Allergies often run in your family. If some members of your family suffer from allergies, you’re likely to inherit them.

Additional symptoms of eye allergies include:

  • Runny nose
  • Skin irritation
  • Cough
  • Congestion
  • Burning sensation
  • Swelling and redness of the eyelids

In some cases, eye allergies can contribute to pink eye (conjunctivitis), among other eye infections.

Overlap Between Eye Allergies and Dry Eyes

dry eyes and allergies diagram

Having either of the two conditions can make you highly prone to developing the other. For instance, the tear film lubricates the eyes and washes away irritants, including allergens.

When the tear film is compromised, the result is dry eyes. Dry eyes can’t wash away allergens effectively, exacerbating the symptoms of eye allergies.

On the other hand, exposure to some allergens like pollen can compound any existing symptoms of dry eyes you may suffer from. Further, inflammation from allergies can increase dryness.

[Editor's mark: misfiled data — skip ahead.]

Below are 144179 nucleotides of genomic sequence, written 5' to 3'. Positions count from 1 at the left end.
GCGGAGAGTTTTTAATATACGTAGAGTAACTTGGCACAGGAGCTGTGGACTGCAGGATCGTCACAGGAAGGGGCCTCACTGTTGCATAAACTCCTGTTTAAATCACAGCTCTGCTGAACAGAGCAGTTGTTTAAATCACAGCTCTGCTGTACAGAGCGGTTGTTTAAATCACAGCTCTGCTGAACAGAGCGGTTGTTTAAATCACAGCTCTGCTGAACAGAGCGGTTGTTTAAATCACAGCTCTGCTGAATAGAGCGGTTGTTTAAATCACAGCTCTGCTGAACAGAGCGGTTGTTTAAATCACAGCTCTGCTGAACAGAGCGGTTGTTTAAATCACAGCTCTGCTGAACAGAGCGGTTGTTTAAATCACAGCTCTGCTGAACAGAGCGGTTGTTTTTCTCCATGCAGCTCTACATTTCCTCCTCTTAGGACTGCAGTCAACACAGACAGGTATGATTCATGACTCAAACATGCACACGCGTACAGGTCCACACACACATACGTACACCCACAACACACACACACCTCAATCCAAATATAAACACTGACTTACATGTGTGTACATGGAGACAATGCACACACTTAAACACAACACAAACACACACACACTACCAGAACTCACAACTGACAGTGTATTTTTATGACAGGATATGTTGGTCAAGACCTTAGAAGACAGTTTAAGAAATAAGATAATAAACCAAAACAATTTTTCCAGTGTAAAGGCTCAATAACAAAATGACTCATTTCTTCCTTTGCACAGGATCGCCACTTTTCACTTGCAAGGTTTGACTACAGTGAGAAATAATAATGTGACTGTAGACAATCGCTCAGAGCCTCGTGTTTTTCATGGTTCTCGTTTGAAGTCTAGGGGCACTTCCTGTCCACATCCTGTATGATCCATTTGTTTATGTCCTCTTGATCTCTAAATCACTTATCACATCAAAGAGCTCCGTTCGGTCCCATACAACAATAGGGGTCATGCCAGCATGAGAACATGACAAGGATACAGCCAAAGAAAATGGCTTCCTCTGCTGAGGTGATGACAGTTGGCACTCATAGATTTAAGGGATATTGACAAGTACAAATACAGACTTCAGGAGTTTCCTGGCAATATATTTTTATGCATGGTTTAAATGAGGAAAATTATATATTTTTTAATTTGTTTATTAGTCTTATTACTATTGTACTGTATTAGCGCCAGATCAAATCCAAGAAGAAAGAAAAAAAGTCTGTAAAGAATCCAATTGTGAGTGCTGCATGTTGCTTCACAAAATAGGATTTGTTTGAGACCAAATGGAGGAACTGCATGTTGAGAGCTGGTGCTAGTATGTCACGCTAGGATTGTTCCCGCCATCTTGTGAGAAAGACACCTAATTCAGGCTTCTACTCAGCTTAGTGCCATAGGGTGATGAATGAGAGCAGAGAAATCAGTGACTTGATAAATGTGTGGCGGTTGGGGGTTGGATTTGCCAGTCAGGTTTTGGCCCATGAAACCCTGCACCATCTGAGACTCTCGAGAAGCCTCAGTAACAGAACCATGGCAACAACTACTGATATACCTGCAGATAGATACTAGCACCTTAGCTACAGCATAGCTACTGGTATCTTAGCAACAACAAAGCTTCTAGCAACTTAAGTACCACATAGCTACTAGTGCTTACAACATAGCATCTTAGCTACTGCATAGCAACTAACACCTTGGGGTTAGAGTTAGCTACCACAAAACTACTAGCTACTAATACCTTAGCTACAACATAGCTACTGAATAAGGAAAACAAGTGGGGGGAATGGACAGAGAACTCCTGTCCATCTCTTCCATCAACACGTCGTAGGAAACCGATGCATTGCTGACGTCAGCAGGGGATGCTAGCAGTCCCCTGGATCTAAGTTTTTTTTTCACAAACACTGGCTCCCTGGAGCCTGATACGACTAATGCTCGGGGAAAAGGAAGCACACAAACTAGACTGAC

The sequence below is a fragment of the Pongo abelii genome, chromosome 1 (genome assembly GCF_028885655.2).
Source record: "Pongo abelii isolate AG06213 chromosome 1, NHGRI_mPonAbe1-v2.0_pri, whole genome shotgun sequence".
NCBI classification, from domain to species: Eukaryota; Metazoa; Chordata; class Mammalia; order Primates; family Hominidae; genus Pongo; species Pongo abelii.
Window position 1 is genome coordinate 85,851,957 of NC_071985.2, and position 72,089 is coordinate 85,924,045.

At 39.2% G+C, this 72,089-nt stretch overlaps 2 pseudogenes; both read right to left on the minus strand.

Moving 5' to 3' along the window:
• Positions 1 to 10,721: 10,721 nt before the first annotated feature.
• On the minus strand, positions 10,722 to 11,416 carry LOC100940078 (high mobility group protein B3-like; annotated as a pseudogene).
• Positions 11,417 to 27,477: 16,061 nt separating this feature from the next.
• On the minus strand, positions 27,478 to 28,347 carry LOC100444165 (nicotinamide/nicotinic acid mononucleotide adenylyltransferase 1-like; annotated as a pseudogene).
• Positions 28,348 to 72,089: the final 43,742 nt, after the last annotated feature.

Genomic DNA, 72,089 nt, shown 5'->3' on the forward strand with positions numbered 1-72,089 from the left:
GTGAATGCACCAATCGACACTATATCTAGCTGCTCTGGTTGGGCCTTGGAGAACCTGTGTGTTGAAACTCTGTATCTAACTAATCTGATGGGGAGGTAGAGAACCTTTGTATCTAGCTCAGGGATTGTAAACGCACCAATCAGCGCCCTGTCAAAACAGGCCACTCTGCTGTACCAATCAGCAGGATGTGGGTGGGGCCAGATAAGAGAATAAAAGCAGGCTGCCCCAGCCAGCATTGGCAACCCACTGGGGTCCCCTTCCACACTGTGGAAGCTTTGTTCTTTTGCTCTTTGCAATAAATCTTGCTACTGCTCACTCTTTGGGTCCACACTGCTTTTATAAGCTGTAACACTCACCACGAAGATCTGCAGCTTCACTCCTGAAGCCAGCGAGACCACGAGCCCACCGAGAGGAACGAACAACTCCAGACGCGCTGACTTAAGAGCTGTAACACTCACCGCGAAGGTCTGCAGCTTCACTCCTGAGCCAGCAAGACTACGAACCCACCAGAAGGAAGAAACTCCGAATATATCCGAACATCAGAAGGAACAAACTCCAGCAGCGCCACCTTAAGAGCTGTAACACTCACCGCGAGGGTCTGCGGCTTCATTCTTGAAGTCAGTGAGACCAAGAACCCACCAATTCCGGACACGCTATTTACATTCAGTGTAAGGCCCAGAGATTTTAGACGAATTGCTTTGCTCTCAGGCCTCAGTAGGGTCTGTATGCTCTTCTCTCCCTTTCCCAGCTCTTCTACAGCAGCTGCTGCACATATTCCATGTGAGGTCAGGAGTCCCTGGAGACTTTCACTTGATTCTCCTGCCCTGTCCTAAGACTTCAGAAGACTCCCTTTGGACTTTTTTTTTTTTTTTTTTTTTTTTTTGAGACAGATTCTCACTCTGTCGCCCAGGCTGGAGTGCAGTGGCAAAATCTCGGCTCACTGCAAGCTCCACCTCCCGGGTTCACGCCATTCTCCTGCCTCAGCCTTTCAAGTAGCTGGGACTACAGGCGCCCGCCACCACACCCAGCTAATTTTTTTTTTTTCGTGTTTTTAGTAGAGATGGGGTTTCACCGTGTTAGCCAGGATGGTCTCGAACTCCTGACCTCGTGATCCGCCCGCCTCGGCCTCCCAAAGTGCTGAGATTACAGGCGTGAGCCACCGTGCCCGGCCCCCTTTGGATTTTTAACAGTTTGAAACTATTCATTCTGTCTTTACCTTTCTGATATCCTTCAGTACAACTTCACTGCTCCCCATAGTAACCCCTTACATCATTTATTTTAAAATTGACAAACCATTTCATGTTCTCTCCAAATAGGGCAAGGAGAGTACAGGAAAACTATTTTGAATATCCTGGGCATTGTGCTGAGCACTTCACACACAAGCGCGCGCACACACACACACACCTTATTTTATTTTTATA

Spending more time outside in the spring and summer during summer can complicate any existing dry eye symptoms you may have. Also, exposure to sweat and sunlight, in addition to using sunscreen, can irritate your dry eyes more.

The Difference Between Allergies and Dry Eyes

While eye allergies and dry eyes both cause tearing and redness, the main symptom of allergies is itching. The primary difference between the two is the causes of the symptoms.

mechanism of allergies

Exposure to allergens triggers allergies. Once allergens interact with mast cells, histamine is released, causing itchiness, swelling, and redness.

This means allergies have a clear cause and aren’t related to the tears in your eyes. Instead, they are your body’s reaction to the allergen. But when your eyes become dry, they might stem from dry weather conditions and the production of tears.

Contact Lenses, Dry Eyes, and Allergies

man applying contact lenses

People who wear contact lenses can experience severe symptoms of dry eyes and allergies. Contact lenses intensify dry eye symptoms when they interfere with the natural lubrication tears provide.

Additionally, many contact lenses prevent oxygen from making its way into your eyes, contributing to dry eyes. And when you add allergies into the mix, it becomes even worse.